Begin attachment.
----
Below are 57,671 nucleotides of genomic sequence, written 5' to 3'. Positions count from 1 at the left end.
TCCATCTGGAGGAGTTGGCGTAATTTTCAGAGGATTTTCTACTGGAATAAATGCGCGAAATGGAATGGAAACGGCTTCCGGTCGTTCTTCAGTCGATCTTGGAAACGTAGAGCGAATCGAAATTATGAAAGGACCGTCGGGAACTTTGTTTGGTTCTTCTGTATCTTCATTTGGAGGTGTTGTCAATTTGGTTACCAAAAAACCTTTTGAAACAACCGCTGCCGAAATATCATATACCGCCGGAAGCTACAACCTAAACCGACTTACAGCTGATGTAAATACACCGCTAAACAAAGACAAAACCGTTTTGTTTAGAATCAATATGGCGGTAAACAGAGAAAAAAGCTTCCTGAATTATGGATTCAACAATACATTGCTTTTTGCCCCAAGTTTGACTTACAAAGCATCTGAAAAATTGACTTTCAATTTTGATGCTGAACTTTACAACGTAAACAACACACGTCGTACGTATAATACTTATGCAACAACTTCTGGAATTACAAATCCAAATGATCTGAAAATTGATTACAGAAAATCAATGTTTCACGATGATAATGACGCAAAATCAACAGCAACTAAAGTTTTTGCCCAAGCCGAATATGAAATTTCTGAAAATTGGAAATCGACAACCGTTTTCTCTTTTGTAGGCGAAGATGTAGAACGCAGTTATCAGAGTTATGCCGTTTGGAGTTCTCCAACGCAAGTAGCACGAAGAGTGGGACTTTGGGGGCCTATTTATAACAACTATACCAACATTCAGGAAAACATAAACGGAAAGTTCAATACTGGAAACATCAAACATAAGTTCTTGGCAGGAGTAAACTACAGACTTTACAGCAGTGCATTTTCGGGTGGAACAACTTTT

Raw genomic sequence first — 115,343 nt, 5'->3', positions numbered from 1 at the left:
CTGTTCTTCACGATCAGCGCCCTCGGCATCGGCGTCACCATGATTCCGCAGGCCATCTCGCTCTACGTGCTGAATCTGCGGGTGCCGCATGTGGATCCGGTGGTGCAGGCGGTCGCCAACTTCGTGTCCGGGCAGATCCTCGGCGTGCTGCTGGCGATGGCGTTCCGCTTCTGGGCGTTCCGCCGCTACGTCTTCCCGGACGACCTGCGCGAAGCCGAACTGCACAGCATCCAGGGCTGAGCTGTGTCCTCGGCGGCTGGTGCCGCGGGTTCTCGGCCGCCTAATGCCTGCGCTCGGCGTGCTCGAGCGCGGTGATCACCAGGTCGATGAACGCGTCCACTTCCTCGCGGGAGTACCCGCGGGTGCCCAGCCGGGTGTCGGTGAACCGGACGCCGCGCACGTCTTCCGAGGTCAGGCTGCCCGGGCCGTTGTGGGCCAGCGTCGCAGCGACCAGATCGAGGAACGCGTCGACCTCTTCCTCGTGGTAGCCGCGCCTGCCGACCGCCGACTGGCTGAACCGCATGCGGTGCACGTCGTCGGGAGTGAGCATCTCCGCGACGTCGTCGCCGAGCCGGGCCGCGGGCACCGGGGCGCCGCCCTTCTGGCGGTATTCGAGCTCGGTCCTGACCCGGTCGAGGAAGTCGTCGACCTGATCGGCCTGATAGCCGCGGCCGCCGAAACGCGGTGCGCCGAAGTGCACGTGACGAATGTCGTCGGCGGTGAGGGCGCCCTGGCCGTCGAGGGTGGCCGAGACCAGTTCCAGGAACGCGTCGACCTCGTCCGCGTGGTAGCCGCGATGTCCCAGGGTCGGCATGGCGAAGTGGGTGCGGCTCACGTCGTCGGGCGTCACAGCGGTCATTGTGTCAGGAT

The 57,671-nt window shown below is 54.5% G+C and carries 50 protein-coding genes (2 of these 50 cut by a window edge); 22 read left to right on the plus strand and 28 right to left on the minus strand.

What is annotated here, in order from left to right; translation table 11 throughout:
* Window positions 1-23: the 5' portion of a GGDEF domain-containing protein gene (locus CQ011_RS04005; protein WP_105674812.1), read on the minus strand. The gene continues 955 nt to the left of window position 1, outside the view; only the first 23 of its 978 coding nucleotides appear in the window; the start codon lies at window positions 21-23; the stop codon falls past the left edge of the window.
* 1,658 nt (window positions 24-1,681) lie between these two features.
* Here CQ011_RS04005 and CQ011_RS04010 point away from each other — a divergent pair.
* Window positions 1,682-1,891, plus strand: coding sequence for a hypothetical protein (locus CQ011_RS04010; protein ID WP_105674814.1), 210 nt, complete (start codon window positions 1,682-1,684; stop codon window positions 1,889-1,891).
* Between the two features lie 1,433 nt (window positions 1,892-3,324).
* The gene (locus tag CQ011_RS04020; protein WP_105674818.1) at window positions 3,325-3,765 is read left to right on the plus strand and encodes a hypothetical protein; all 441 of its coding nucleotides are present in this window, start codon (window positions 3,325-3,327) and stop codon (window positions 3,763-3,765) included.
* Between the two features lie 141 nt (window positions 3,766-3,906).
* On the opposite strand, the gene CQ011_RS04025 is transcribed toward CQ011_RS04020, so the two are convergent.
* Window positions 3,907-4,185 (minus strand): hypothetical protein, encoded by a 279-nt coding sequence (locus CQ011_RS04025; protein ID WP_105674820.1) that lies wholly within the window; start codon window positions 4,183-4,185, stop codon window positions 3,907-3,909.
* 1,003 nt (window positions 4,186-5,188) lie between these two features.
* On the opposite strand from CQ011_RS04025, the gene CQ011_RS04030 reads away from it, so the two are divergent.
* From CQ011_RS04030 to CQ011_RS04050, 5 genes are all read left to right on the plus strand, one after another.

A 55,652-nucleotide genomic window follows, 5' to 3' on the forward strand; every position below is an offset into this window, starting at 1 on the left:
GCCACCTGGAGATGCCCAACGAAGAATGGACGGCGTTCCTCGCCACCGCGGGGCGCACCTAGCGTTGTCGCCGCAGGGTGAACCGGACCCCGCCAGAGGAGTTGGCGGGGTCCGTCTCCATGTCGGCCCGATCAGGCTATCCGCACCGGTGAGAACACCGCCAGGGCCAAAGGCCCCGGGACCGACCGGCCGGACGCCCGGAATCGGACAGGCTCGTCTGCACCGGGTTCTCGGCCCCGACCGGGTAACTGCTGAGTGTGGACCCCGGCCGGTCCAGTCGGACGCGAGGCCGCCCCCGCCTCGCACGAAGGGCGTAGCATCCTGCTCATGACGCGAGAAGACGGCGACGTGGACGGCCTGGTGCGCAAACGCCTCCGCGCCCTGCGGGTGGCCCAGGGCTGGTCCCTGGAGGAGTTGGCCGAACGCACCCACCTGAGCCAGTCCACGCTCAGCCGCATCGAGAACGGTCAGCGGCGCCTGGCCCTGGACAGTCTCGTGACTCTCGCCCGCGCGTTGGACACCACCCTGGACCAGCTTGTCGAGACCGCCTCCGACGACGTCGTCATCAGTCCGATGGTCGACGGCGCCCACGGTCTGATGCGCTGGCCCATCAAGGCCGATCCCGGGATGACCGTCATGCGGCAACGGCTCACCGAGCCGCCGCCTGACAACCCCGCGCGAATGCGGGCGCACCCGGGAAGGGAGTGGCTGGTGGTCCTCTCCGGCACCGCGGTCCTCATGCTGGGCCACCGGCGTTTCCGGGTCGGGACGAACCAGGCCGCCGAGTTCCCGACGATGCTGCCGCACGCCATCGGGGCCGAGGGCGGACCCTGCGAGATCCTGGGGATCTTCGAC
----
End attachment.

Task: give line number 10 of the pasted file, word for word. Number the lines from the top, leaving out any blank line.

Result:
* Window positions 1,682-1,891, plus strand: coding sequence for a hypothetical protein (locus CQ011_RS04010; protein ID WP_105674814.1), 210 nt, complete (start codon window positions 1,682-1,684; stop codon window positions 1,889-1,891).